“Stuart Gabriel, an economist who runs the Ziman Center of Real Estate at UCLA, agrees. He pointed out that banks currently holding foreclosures or dealing with a pipeline of distressed properties have an interest in not flooding the market. The two-step here is obvious: banks want to originate new mortgages and take advantage of a rising price environment; and they want to sustain property values in areas where they operate.”

“‘We know there’s a stock of foreclosures out there waiting to be resolved,’ he said. ‘Banks and financial institutions strategically regulate the pace of foreclosures so that they won’t further damage the markets where they hold a lot of loans.’”

TVNZ in New Zealand. “The International Monetary Fund (IMF) is warning that rising house prices are threatening the stability of New Zealand’s economy. BNZ chief economist Tony Alexander told ONE News the IMF is warning that property speculation could cause an economic shock. ‘They’re simply noting that there is a risk if the housing market does move into that more speculative stage then if there is a shock that hits the economy, we’d see some relatively strong falls in prices,’ he said.”

“Olly Newland, a property developer, says only certain sectors of the housing market have seen real growth while many areas remain stagnant. ‘The areas that are increasing the most are the middle class areas if you like, the mum, dad and three kids in the leafy suburbs.’”

“Those are areas like Mt Eden in Auckland. For example, in June last year one house sold for $700,000. Nine months and a renovation later, it is back on the market, listed at $985,000.”

“The IMF’s Dr Brian Aitken noted in the report that rising house prices are much more of an issue this year compared with last year, largely due to supply constraints in Auckland and Christchurch. However, Aitken warned that there also appears to be some easing of mortgage lending standards and as a result there is an emerging risk of sustained rapid price growth giving rise to a bubble type situation.”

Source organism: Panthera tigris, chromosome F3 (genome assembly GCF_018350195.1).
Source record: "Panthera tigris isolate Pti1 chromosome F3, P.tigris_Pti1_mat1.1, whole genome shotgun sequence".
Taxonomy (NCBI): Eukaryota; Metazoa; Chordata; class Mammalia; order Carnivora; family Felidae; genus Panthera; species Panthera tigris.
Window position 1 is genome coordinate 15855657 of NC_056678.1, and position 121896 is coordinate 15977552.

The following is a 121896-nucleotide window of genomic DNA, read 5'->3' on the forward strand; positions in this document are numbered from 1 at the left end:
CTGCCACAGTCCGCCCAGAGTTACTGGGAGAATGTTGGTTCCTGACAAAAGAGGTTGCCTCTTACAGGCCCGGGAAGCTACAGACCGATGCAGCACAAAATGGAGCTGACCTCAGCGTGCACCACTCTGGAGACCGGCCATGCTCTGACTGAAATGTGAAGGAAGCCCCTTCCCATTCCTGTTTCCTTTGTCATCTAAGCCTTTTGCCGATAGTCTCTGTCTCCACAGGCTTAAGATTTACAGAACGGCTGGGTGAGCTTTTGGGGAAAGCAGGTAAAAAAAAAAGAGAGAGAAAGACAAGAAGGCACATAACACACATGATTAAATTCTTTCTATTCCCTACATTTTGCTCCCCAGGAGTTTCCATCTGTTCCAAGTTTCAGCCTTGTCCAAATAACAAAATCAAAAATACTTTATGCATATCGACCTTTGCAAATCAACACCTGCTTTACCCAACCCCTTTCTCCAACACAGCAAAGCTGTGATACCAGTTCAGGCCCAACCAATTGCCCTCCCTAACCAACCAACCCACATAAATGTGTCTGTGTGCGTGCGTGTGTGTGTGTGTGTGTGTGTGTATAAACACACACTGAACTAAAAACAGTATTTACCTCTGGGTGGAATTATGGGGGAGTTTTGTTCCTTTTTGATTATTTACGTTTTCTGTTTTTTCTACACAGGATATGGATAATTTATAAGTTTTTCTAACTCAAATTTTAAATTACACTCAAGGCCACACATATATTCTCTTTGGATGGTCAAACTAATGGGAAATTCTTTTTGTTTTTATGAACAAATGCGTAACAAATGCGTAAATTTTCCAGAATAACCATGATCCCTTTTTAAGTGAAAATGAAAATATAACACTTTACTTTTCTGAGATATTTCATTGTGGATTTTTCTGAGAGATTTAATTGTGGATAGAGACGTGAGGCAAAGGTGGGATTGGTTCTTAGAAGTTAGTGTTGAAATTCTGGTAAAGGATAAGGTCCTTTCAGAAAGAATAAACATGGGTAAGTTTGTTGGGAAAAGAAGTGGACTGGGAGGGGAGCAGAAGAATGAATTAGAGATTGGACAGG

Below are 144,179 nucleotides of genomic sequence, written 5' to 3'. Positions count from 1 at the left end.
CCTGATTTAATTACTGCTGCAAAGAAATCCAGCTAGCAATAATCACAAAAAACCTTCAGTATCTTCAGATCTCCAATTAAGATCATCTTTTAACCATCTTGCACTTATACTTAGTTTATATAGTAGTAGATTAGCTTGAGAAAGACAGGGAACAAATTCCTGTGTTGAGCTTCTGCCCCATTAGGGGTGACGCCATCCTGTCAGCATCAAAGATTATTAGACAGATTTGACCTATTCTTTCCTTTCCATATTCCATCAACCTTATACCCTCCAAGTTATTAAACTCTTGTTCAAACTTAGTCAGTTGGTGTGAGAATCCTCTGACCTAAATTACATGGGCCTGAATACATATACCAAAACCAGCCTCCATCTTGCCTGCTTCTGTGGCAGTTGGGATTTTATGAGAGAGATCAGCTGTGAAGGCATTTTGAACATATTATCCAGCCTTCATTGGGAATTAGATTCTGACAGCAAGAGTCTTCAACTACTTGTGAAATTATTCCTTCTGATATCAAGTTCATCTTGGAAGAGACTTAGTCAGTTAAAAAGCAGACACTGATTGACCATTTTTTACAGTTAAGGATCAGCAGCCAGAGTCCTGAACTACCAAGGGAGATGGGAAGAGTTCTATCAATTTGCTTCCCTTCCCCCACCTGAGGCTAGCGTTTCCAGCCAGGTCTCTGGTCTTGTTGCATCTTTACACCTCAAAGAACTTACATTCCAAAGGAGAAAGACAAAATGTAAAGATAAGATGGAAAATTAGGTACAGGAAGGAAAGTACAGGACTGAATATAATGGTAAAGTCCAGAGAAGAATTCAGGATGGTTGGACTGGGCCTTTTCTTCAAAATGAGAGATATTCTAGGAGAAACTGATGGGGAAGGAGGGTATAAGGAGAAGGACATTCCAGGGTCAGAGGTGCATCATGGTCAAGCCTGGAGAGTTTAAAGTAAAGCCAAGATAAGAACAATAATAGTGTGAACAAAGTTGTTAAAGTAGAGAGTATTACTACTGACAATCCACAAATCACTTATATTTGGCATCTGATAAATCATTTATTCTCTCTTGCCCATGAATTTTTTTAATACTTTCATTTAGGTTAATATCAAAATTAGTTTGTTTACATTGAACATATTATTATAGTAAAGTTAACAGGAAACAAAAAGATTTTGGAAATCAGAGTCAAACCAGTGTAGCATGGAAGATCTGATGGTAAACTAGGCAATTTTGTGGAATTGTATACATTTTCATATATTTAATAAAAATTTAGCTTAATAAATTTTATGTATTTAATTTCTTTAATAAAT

“In response to the report, ASB Chief Economist Nick Tuffley told TV ONE’s Breakfast this morning that the Reserve Bank (RBNZ) is already developing prudential tools to slow bank lending, as the IMF suggested. But Tuffley said that tools, such as loan to value restrictions which could be used to ward off a sharp spike in house price inflation, would only be used sparingly by the RBNZ.”

“‘It’s more about building up the resilience in case we do go through that period of prices pushed up quite dramatically and then fall back for some reason. What they worry about is that if the price growth continues, we go back to the 2000’s and what they are worried about is that sort of behaviour where we all start buying because house prices are going up, and that risks putting prices up further than they probably should be going,’ he said.”